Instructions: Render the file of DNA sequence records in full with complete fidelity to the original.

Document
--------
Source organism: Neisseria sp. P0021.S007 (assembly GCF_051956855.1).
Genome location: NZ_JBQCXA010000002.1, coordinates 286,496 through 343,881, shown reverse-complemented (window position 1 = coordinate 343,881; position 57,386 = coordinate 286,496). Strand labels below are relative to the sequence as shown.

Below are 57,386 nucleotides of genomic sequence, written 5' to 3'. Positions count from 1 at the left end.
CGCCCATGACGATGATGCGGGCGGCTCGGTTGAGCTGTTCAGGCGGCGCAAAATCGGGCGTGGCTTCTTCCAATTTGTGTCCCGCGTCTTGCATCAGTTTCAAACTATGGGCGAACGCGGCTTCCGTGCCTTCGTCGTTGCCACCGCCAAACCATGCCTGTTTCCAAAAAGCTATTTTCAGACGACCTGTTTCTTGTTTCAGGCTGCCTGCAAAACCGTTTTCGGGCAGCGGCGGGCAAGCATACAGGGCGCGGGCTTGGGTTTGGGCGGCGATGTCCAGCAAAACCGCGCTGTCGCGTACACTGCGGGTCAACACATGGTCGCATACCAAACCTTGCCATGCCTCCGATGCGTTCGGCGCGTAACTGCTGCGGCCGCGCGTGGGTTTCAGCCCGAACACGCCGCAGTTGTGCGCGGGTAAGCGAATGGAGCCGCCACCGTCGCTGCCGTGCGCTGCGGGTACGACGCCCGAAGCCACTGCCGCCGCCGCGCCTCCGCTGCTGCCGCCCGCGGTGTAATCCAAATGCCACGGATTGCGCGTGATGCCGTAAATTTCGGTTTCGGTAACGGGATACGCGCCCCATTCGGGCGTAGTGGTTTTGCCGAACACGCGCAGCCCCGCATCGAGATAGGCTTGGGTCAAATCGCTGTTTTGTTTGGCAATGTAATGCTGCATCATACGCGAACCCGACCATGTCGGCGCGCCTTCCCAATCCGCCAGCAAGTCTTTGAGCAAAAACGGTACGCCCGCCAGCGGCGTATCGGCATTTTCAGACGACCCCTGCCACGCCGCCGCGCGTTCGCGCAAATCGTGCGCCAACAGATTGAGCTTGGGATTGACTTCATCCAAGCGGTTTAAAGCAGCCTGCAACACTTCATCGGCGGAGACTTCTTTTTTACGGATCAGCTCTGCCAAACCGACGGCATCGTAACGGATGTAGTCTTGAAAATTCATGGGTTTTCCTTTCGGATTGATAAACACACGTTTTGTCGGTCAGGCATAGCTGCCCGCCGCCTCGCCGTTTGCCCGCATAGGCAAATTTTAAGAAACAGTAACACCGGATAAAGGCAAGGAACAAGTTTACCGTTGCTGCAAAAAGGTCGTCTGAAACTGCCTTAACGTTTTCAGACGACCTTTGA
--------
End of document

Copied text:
Source organism: Neisseria sp. P0021.S007 (assembly GCF_051956855.1).
Genome location: NZ_JBQCXA010000002.1, coordinates 286,496 through 343,881, shown reverse-complemented (window position 1 = coordinate 343,881; position 57,386 = coordinate 286,496). Strand labels below are relative to the sequence as shown.

Below are 57,386 nucleotides of genomic sequence, written 5' to 3'. Positions count from 1 at the left end.
CGCCCATGACGATGATGCGGGCGGCTCGGTTGAGCTGTTCAGGCGGCGCAAAATCGGGCGTGGCTTCTTCCAATTTGTGTCCCGCGTCTTGCATCAGTTTCAAACTATGGGCGAACGCGGCTTCCGTGCCTTCGTCGTTGCCACCGCCAAACCATGCCTGTTTCCAAAAAGCTATTTTCAGACGACCTGTTTCTTGTTTCAGGCTGCCTGCAAAACCGTTTTCGGGCAGCGGCGGGCAAGCATACAGGGCGCGGGCTTGGGTTTGGGCGGCGATGTCCAGCAAAACCGCGCTGTCGCGTACACTGCGGGTCAACACATGGTCGCATACCAAACCTTGCCATGCCTCCGATGCGTTCGGCGCGTAACTGCTGCGGCCGCGCGTGGGTTTCAGCCCGAACACGCCGCAGTTGTGCGCGGGTAAGCGAATGGAGCCGCCACCGTCGCTGCCGTGCGCTGCGGGTACGACGCCCGAAGCCACTGCCGCCGCCGCGCCTCCGCTGCTGCCGCCCGCGGTGTAATCCAAATGCCACGGATTGCGCGTGATGCCGTAAATTTCGGTTTCGGTAACGGGATACGCGCCCCATTCGGGCGTAGTGGTTTTGCCGAACACGCGCAGCCCCGCATCGAGATAGGCTTGGGTCAAATCGCTGTTTTGTTTGGCAATGTAATGCTGCATCATACGCGAACCCGACCATGTCGGCGCGCCTTCCCAATCCGCCAGCAAGTCTTTGAGCAAAAACGGTACGCCCGCCAGCGGCGTATCGGCATTTTCAGACGACCCCTGCCACGCCGCCGCGCGTTCGCGCAAATCGTGCGCCAACAGATTGAGCTTGGGATTGACTTCATCCAAGCGGTTTAAAGCAGCCTGCAACACTTCATCGGCGGAGACTTCTTTTTTACGGATCAGCTCTGCCAAACCGACGGCATCGTAACGGATGTAGTCTTGAAAATTCATGGGTTTTCCTTTCGGATTGATAAACACACGTTTTGTCGGTCAGGCATAGCTGCCCGCCGCCTCGCCGTTTGCCCGCATAGGCAAATTTTAAGAAACAGTAACACCGGATAAAGGCAAGGAACAAGTTTACCGTTGCTGCAAAAAGGTCGTCTGAAACTGCCTTAACGTTTTCAGACGACCTTTGA